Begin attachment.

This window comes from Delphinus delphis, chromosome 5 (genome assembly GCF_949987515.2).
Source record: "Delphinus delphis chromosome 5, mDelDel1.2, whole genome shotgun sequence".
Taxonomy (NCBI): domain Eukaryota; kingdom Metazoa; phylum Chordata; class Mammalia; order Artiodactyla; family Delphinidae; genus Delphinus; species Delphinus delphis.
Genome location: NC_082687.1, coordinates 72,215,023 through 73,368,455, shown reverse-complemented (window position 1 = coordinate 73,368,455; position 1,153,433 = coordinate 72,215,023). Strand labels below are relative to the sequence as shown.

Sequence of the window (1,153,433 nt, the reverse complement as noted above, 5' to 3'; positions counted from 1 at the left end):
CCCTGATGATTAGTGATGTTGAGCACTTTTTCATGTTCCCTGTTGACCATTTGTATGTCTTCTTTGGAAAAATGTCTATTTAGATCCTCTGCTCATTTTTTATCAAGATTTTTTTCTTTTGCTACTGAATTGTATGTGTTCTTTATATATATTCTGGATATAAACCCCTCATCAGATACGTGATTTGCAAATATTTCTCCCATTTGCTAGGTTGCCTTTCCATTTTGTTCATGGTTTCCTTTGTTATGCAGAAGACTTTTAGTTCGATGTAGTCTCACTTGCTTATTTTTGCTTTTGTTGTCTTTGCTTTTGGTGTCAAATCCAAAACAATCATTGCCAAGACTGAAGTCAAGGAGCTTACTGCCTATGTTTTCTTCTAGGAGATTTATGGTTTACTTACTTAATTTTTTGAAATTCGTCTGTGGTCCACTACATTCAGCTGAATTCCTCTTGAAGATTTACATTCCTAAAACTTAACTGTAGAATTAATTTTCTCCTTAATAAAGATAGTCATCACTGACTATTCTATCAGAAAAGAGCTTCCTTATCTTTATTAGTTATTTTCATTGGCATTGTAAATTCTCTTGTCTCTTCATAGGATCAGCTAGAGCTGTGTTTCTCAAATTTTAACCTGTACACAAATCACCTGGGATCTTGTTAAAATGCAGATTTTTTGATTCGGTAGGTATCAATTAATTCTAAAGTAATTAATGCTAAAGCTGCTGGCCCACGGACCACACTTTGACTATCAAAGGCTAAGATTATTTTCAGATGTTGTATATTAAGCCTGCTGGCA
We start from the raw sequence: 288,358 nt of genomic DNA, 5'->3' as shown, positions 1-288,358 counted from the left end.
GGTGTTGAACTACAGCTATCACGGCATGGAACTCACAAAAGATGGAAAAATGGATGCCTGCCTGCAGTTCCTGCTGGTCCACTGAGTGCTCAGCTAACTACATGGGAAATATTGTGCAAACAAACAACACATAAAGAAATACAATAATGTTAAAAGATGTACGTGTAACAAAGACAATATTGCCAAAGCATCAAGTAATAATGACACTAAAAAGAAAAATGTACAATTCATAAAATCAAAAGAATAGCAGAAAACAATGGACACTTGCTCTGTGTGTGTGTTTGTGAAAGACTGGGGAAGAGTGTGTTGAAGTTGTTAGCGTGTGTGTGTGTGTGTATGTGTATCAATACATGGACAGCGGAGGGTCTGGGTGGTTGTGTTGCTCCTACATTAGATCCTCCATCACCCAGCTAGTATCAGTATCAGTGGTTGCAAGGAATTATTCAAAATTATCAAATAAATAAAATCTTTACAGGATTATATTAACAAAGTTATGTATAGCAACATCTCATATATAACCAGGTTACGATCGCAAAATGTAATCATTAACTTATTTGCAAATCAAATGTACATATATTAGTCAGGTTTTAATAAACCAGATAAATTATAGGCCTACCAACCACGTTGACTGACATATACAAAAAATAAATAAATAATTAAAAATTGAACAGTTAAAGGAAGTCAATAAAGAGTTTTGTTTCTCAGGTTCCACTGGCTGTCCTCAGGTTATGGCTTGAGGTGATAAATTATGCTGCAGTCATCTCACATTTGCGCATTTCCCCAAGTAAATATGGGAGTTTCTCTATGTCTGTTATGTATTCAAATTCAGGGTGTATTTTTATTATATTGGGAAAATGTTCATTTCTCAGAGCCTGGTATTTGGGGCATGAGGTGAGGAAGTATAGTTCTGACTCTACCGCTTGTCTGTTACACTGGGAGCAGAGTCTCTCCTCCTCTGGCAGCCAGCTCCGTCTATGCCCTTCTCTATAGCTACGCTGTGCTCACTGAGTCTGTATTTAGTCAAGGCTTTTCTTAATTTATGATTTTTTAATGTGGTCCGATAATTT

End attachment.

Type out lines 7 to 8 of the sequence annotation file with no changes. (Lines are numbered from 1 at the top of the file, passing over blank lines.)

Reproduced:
We start from the raw sequence: 288,358 nt of genomic DNA, 5'->3' as shown, positions 1-288,358 counted from the left end.
GGTGTTGAACTACAGCTATCACGGCATGGAACTCACAAAAGATGGAAAAATGGATGCCTGCCTGCAGTTCCTGCTGGTCCACTGAGTGCTCAGCTAACTACATGGGAAATATTGTGCAAACAAACAACACATAAAGAAATACAATAATGTTAAAAGATGTACGTGTAACAAAGACAATATTGCCAAAGCATCAAGTAATAATGACACTAAAAAGAAAAATGTACAATTCATAAAATCAAAAGAATAGCAGAAAACAATGGACACTTGCTCTGTGTGTGTGTTTGTGAAAGACTGGGGAAGAGTGTGTTGAAGTTGTTAGCGTGTGTGTGTGTGTGTATGTGTATCAATACATGGACAGCGGAGGGTCTGGGTGGTTGTGTTGCTCCTACATTAGATCCTCCATCACCCAGCTAGTATCAGTATCAGTGGTTGCAAGGAATTATTCAAAATTATCAAATAAATAAAATCTTTACAGGATTATATTAACAAAGTTATGTATAGCAACATCTCATATATAACCAGGTTACGATCGCAAAATGTAATCATTAACTTATTTGCAAATCAAATGTACATATATTAGTCAGGTTTTAATAAACCAGATAAATTATAGGCCTACCAACCACGTTGACTGACATATACAAAAAATAAATAAATAATTAAAAATTGAACAGTTAAAGGAAGTCAATAAAGAGTTTTGTTTCTCAGGTTCCACTGGCTGTCCTCAGGTTATGGCTTGAGGTGATAAATTATGCTGCAGTCATCTCACATTTGCGCATTTCCCCAAGTAAATATGGGAGTTTCTCTATGTCTGTTATGTATTCAAATTCAGGGTGTATTTTTATTATATTGGGAAAATGTTCATTTCTCAGAGCCTGGTATTTGGGGCATGAGGTGAGGAAGTATAGTTCTGACTCTACCGCTTGTCTGTTACACTGGGAGCAGAGTCTCTCCTCCTCTGGCAGCCAGCTCCGTCTATGCCCTTCTCTATAGCTACGCTGTGCTCACTGAGTCTGTATTTAGTCAAGGCTTTTCTTAATTTATGATTTTTTAATGTGGTCCGATAATTT